RE: 923Mbits/s across the ocean

The jumbo frames effectively increase the congestion avoidance additive increase of the congestion avoidance phase of TCP by a factor of 6. Thus after a congestion event, that reduces the window by a factor of 2, one can recover 6 times as fast. This is very important on large RTT fast links where the recovery rate(for TCP/Reno) goes as the MTU/RTT^2. This can be seen in some of the graphs at:

http://www-iepm.slac.stanford.edu/monitoring/bulk/fast/stacks.png or more fully at:
http://www-iepm.slac.stanford.edu/monitoring/bulk/fast/

We saw little congestion related packet loss on the testbed. With big windows SACK becomes increasingly important so one does not have recover a large fraction of the window for a single packet.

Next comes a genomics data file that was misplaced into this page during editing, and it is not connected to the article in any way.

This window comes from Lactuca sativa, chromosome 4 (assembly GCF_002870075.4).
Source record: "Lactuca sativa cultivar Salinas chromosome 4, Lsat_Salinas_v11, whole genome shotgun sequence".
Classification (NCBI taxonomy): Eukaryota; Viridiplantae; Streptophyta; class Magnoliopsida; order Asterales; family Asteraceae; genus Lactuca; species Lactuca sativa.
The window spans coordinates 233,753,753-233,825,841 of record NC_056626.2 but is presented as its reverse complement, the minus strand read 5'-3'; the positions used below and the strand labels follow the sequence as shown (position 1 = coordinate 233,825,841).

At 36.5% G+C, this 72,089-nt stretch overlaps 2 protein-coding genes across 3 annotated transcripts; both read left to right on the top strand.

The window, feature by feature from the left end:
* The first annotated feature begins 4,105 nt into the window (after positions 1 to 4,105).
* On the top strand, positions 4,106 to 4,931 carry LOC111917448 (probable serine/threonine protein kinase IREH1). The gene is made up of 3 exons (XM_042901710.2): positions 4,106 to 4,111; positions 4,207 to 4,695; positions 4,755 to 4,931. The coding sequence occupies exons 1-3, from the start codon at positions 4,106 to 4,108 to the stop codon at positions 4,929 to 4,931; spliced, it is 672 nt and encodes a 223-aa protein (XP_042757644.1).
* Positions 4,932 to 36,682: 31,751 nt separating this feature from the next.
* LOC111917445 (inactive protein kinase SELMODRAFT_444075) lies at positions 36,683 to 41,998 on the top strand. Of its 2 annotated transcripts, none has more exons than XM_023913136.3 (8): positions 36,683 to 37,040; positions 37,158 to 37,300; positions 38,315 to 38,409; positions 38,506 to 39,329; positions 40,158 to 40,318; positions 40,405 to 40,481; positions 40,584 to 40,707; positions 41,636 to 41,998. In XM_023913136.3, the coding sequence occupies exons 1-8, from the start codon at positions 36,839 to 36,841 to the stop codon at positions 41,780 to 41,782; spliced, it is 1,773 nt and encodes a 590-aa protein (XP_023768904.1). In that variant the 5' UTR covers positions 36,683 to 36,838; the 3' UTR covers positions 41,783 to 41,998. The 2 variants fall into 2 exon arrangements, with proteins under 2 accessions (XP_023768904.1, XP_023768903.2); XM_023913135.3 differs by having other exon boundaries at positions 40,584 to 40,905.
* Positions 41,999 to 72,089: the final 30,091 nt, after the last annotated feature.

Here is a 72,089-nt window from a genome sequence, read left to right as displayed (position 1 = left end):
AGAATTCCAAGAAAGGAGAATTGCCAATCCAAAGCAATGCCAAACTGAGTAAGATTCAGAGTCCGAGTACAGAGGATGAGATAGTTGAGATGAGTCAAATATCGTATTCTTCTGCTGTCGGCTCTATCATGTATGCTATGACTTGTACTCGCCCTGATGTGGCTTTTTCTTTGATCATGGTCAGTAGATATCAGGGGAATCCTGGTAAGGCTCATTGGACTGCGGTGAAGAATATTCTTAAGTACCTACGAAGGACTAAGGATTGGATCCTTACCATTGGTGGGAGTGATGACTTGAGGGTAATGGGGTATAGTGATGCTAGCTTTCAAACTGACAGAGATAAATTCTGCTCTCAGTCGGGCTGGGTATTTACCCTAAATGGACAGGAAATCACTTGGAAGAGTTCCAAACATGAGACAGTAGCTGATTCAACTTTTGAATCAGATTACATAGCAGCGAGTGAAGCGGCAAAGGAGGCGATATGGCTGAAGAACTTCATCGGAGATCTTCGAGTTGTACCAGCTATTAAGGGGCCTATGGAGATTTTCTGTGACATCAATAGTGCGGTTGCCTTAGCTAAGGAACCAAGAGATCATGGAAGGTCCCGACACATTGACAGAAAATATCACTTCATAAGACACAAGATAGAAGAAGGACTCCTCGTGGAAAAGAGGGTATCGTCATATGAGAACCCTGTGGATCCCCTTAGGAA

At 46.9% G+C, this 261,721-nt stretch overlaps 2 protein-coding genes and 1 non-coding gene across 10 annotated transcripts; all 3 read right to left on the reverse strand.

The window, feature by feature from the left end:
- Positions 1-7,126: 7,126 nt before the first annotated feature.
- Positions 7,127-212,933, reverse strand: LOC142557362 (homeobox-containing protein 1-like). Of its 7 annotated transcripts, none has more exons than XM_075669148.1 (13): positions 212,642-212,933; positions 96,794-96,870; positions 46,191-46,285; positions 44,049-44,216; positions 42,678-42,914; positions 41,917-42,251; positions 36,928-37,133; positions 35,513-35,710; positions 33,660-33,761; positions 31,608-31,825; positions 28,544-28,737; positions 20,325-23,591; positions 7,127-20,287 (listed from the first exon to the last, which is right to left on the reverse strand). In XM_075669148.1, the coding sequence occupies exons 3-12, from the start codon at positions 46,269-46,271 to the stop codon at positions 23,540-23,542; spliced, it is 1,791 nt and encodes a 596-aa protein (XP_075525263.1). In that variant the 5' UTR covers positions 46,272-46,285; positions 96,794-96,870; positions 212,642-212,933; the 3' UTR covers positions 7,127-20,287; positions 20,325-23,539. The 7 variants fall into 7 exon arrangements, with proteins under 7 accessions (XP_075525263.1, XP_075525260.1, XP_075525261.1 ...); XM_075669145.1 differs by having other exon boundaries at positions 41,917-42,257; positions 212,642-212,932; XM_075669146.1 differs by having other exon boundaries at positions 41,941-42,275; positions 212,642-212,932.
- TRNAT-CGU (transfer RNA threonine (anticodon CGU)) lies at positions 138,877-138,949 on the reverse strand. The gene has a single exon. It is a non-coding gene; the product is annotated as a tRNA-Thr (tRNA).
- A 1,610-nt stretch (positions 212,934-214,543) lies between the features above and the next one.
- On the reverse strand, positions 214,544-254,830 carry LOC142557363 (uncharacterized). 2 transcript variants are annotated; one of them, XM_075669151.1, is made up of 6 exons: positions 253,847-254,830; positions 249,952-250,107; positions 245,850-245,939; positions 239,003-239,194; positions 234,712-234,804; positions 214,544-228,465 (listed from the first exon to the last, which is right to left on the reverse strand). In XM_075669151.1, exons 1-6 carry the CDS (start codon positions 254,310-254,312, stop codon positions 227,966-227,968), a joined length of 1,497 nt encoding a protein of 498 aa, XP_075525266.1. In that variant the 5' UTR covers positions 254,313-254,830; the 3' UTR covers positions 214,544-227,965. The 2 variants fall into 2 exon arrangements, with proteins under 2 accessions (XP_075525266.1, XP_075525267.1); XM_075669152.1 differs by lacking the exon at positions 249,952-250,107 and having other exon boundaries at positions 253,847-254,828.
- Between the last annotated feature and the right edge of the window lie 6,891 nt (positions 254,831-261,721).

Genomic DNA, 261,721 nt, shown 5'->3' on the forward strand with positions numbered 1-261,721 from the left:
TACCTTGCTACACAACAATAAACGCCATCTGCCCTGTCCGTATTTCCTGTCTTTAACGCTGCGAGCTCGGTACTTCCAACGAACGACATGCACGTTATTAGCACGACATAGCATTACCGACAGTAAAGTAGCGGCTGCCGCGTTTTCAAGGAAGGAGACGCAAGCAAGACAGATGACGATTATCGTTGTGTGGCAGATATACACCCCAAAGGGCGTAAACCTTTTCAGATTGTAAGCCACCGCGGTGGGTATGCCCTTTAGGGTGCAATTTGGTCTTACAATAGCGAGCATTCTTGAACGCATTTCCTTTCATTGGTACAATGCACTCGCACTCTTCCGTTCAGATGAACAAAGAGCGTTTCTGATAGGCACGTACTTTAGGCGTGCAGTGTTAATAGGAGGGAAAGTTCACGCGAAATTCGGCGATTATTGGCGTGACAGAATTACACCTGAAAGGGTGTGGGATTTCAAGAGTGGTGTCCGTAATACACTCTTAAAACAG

Once one gets onto networks where one is really sharing the bandwidth with others performance drops off rapidly (see for example the measuremsnts at http://www-iepm.slac.stanford.edu/monitoring/bulk/fast/#Measurements%20from%20Sunnyvale%20to%20Amsterdam and compare them with those at http://www-iepm.slac.stanford.edu/monitoring/bulk/fast/#TCP%20Stack%20Comparisons%20with%20Single%20Streams

One of the next things we want to look at next is how the various new TCP stacks work on production Academic & Research Networks (e.g. from Internet2, ESnet, GEANT, ...) with lots of other competing traffic.